RacerX

New Contributor
Aug 2, 2007
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Thanks I made some decent returns years ago doing CC and then lost all my gains on one play. What u advise above makes perfect sense.
 
OP
OP
Yankees338

Yankees338

Bronze Contributor
Jul 24, 2007
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Yankees,
What have you learned about puts and calls so far?
Right now, I just know the basics. Puts - betting on the stock to go down. Calls - betting on it to go up. I've also learned a basic strategy of stocking up on whatever you really believe will happen, and then buying up some bargain options in the event of the prices going in the opposite direction of what you'd expected.
 
OP
OP
Yankees338

Yankees338

Bronze Contributor
Jul 24, 2007
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This is a very good book, and I would recommend reading it if you haven't already.
I'll probably give it a look. The thing is, though, I'm not quite sure if stocks/options are right for me. I like to have my money in assets I can control, like a business or stock. However, I think I'll still read this when I get the chance just to keep my options (no pun intended) open.
 

NerdSmasher

New Contributor
Aug 31, 2007
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Concerning stock options....

Do you guys think it is unrealistic to think that I can gain somewhere around 100% or more returns per month? Mind you, I'm not going completely blind in this, I can usually tell, with pretty good accuracy, which direction a stock is going to go. I'm just looking at using options as a way of incredibly increasing my returns. And I'm only using about $2,500 to invest, so I don't think it'll be any problem that options aren't traded as much as stocks; still plenty to invest in for me!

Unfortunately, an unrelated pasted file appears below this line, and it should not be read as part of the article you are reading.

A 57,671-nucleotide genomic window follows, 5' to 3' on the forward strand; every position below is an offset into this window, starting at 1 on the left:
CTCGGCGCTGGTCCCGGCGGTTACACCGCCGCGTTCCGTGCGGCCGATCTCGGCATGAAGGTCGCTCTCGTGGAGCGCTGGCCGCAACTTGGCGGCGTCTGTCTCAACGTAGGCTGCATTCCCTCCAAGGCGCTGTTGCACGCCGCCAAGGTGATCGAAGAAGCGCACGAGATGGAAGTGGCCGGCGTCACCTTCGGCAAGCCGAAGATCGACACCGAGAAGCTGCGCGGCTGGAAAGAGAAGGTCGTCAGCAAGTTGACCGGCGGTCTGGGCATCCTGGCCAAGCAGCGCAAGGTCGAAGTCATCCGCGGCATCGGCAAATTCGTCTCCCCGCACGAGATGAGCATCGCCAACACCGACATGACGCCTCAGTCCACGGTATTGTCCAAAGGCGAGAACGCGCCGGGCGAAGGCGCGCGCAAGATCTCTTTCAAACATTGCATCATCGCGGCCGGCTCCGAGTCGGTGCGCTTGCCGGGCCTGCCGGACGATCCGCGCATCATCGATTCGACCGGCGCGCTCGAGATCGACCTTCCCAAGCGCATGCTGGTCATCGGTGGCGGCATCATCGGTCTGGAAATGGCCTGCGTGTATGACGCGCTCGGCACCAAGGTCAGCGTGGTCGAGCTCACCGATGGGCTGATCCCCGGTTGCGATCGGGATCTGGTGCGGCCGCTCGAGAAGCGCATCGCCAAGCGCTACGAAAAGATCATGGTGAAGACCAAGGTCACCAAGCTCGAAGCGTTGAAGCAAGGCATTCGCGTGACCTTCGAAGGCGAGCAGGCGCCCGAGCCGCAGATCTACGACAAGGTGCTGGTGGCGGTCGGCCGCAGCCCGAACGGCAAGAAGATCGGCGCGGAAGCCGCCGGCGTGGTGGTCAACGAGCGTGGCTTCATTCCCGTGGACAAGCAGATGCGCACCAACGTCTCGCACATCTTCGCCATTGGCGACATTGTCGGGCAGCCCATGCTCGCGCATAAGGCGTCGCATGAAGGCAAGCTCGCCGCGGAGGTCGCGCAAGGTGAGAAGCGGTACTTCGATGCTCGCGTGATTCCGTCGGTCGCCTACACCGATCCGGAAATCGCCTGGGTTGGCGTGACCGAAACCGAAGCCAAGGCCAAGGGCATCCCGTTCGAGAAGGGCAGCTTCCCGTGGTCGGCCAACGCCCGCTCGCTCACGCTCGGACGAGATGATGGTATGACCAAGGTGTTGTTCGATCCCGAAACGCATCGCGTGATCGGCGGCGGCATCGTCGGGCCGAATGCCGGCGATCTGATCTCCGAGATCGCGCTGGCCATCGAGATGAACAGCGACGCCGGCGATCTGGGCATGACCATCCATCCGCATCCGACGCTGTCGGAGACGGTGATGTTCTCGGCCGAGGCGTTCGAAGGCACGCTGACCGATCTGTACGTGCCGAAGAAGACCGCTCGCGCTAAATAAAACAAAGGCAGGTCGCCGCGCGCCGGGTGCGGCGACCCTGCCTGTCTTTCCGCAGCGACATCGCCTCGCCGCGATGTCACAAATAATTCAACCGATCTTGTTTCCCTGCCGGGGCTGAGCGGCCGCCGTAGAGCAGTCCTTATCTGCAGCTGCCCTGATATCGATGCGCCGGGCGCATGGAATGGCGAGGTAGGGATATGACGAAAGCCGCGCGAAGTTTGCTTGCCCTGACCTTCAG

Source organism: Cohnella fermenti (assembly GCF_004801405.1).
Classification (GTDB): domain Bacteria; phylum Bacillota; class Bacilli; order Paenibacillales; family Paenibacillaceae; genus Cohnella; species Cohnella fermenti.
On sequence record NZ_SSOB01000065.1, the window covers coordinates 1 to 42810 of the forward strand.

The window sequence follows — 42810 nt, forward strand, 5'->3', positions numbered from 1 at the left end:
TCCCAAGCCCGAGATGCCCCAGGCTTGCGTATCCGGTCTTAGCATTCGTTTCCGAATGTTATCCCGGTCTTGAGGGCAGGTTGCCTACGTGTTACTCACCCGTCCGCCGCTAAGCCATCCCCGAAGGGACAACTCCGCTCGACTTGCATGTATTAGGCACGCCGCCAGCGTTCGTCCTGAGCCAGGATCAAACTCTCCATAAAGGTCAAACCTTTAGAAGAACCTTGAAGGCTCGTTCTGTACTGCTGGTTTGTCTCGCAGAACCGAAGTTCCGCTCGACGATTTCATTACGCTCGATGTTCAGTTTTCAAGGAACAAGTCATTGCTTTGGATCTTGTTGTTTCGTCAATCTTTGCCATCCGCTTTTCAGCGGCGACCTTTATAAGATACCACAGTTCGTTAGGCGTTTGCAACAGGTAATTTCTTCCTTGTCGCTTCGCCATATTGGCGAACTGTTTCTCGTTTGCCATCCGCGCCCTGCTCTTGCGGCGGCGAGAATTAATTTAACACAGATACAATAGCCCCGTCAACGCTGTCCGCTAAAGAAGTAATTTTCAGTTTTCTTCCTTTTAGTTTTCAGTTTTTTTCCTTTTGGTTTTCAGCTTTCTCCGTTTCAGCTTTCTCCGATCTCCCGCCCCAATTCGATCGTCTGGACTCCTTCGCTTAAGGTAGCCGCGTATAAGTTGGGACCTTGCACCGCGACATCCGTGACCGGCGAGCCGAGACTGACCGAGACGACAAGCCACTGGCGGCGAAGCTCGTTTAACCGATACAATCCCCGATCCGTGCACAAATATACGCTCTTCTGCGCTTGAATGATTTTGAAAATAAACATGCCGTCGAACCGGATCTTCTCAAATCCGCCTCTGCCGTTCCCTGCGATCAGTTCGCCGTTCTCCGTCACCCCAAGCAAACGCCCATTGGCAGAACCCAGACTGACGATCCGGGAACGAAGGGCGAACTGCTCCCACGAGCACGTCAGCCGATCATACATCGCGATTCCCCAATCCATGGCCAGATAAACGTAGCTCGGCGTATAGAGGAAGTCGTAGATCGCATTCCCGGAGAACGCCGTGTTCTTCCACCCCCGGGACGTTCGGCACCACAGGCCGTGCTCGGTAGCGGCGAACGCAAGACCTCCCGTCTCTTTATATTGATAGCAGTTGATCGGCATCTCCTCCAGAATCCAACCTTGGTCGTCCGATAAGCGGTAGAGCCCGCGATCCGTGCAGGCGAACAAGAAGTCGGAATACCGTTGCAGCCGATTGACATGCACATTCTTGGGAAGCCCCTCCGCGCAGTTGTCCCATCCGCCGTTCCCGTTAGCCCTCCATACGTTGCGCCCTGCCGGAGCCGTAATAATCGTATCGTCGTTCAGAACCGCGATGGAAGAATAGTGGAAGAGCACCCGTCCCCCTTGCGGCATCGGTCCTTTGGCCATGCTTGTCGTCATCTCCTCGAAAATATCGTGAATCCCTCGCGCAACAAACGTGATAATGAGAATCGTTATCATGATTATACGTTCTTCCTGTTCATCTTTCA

kidgas

Contributor
Jul 25, 2007
532
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Indiana
The biggest problem that I can envision is that, no matter how good your system of picking stocks, how good will you be at managing money? You need to have some way of protecting your capital so that you can stay in the game. How will you do that? Assume that you have 10 losing trades in a row. What will you have left?
 

NerdSmasher

New Contributor
Aug 31, 2007
153
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Now that's an interesting point. With my strategy, I was generally assuming at least a 50% success rate, as I would divide my money up 5 ways and use about $500 per stock. But, 10 losing trades, I'd be out of money :(

That's the one thing that I dislike about options, if you're wrong, it'll probably expire worthless.

I suppose that's why this is a bit of a more aggressive plan.

If it comes down to 10 losing trades in a row, I will be done, but only if it is my first 10 that lose. After I get one or two winners, I should have enough money to take 10 losers, and still have some money left over, which will hopefully go into other winners, etc. etc.
It's hard to protect the capital with the way I plan on investing in options, but I think that the returns will end up outweighing the losses overall, and I should get pretty substantial gains. :)
Only time will tell. I just recently opened an optionsxpress account, and once I get my money in there, we'll see how it goes. Besides, even if I lose all the money, I'm sure I'll learn a LOT, just like I did with my first stock experiences.
 

kidgas

Contributor
Jul 25, 2007
532
49
33
Indiana
If you start with $2500 and put in $500 per stock, only 5 losing trades in a row would wipe you out. So, using Bayes Theorem, the odds of that become 1 out of 2 to the 5th power or 1 out of 32.

Besides, even if I lose all the money, I'm sure I'll learn a LOT, just like I did with my first stock experiences.
That is the best attitude overall. It took me 8 years to really develop my own system that I feel comfortable with. And that was after losing $80,000 in borrowed money in 2000 after the market starting falling. But I did learn alot and had $80,000 in losses to offset gains on my taxes. There is always a silver lining
 

NerdSmasher

New Contributor
Aug 31, 2007
153
16
31
If you start with $2500 and put in $500 per stock, only 5 losing trades in a row would wipe you out. So, using Bayes Theorem, the odds of that become 1 out of 2 to the 5th power or 1 out of 32.
I like those odds! And, I think that I should do pretty well, as I imagine I should get at least 100% returns out of any of my stocks that do win. Probably more out of some, and possibly less out of others, but generally that's what I'm going for.

And, yes, I realize that, with statistical calculations, that would mean that I'm going to lose 50% of my trades (with what I said before), and gain 100% on the ones I win, so I should go nowhere. Well, that's not exactly my plan, but it's certainly a good place to aim for while you're learning :)

Once I get a better feel for options, or if I do better than that, then I'll start making money. First, I want to be sure not to lose it all instantly. But I think that they can be an incredibly profitable entity, and I hope I'm right!